It’s rare to find a teen movie that actually treats teens like real people with real problems and real emotions. So often these films peddle juvenile humor and exaggerated stereotypes in place of stronger and meatier stories. That’s why it’s refreshing to find a movie like “The Spectacular Now”. This intelligent and nuanced coming-of-age story steers clear of cliches and gimmickry by respecting its characters and portraying their circumstances in a thoughtful and naturalistic way.

Miles Teller plays Sutter Keely, a popular and hard-partying high school senior. He has a hot girlfriend, a great personality, and no real ambition for the future. Sutter tells several people he lives in the now, not worrying about anything other than the moment. But that attitude proves to be destructive – something he can’t see through his fog of hedonism. His girlfriend Cassidy (Brie Larson) finally has enough and breaks up with him. He is warned by a concerned teacher that he may not have the grades to graduate. And his constant drinking becomes a growing concern. Sutter’s life “in the now” isn’t the happy, sunshiny place he projects. It’s just a facade to hide the truth of a troubled and conflicted life.


Sutter’s life takes an unexpected turn when he meets Aimee (Shailene Woodley). She’s a shy and studious ‘good girl’ whose reserved lifestyle is in stark contrast to Sutter’s. The two opposites hit it off but it takes some time for their relationship to blossom. But several of Sutter’s issues get in the way – his ego, his ‘cool guy’ reputation, his fixation on old flame Cassidy, and his self-destructive behavior. We never really know how Sutter and Aimee’s relationship will turn out. The film doesn’t lay out a standard formulaic plot line and a big part of its success is the experience we have watching this authentic relationship play out.

The story is also helped by some nice performances by the two leads. Teller and Woodley have noticeably different acting styles yet they seem to gel nicely with these two characters. For Teller this film is wedged in between two run-of-the-mill raunchy comedies so I was pleasantly surprised at his work here. Woodley’s nice performance is no surprise. Her film debut in Alexander Payne’s “The Descendants” received rave reviews and here she delivers another eye-catching performance. The supporting work is also uniformly good. Larson, Jennifer Jason Leigh, Mary Elizabeth Winstead, and especially Kyle Chandler each have some strong screen time.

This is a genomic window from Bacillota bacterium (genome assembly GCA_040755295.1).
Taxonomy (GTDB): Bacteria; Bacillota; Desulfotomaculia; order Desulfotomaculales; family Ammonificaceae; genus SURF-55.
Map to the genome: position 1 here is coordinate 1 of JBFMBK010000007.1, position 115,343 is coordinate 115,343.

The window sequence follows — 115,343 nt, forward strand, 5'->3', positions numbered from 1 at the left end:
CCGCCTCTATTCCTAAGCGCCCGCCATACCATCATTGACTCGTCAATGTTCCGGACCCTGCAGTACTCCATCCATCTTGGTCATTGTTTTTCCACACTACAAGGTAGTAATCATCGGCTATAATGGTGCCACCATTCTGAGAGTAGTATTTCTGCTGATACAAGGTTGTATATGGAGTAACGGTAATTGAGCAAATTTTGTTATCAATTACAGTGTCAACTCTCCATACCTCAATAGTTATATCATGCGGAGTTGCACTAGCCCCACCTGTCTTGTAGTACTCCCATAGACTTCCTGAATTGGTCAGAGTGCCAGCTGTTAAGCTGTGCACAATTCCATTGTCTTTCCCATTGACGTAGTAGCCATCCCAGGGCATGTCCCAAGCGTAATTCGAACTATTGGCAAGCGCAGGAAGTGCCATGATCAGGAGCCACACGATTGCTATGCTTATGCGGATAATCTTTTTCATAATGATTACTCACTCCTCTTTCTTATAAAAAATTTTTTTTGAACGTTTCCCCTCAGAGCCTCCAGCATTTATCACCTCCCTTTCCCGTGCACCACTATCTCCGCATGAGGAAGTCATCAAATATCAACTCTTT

One of the interesting things about “The Spectacular Now” is how it employs several familiar plot points, but it treats each of them with a fresh and prudent sincerity. There are moments where you can guess how certain things will play out, but the film also steadily surprised me by not going the conventional route. More importantly it is all grounded in a realistic portrayal of these two teenaged characters which separates this film from the bulk of teen pictures we get. That alone is something I welcomed with opened arms.


REVIEW : “The Descendants”


“The Descendants” is a film from director Alexander Payne that first came out Oscar ripe. It’s a heavy story that deals with several conflicting emotions that flow from situations that are all too real for many people. It can be a difficult film to watch at times but it can also be quite moving. I can certainly understand the reason for the Oscar buzz it received mainly due to some incredible performances. But the movie both underplays and overplays some parts of the story which for me held it back a tad.

The story follows Matt King (Clooney), a husband and father of two who lives in Hawaii. He’s a rich man who gained his wealth by being a descendant of Hawaiian royalty. He is the sole trustee of 25,000 acres of pristine virgin land on the island of Kauai. But Matt tries to stay grounded. He works as a lawyer and uses that salary to support his family while employing his father’s perspective that you should always work for your money. Matt and his cousins have entertained offers for the land. Some want to sell it to a huge group from Chicago while others want to sell to a local Kauai developer. Matt has the final say and must weigh the wishes of his family with what’s best for the community. We learn most of this in the first few minutes of the movie through expository voice-overs. In many films this could be seen as a crutch but here it works surprisingly well and gives us key elements to the story which sets up what’s to come.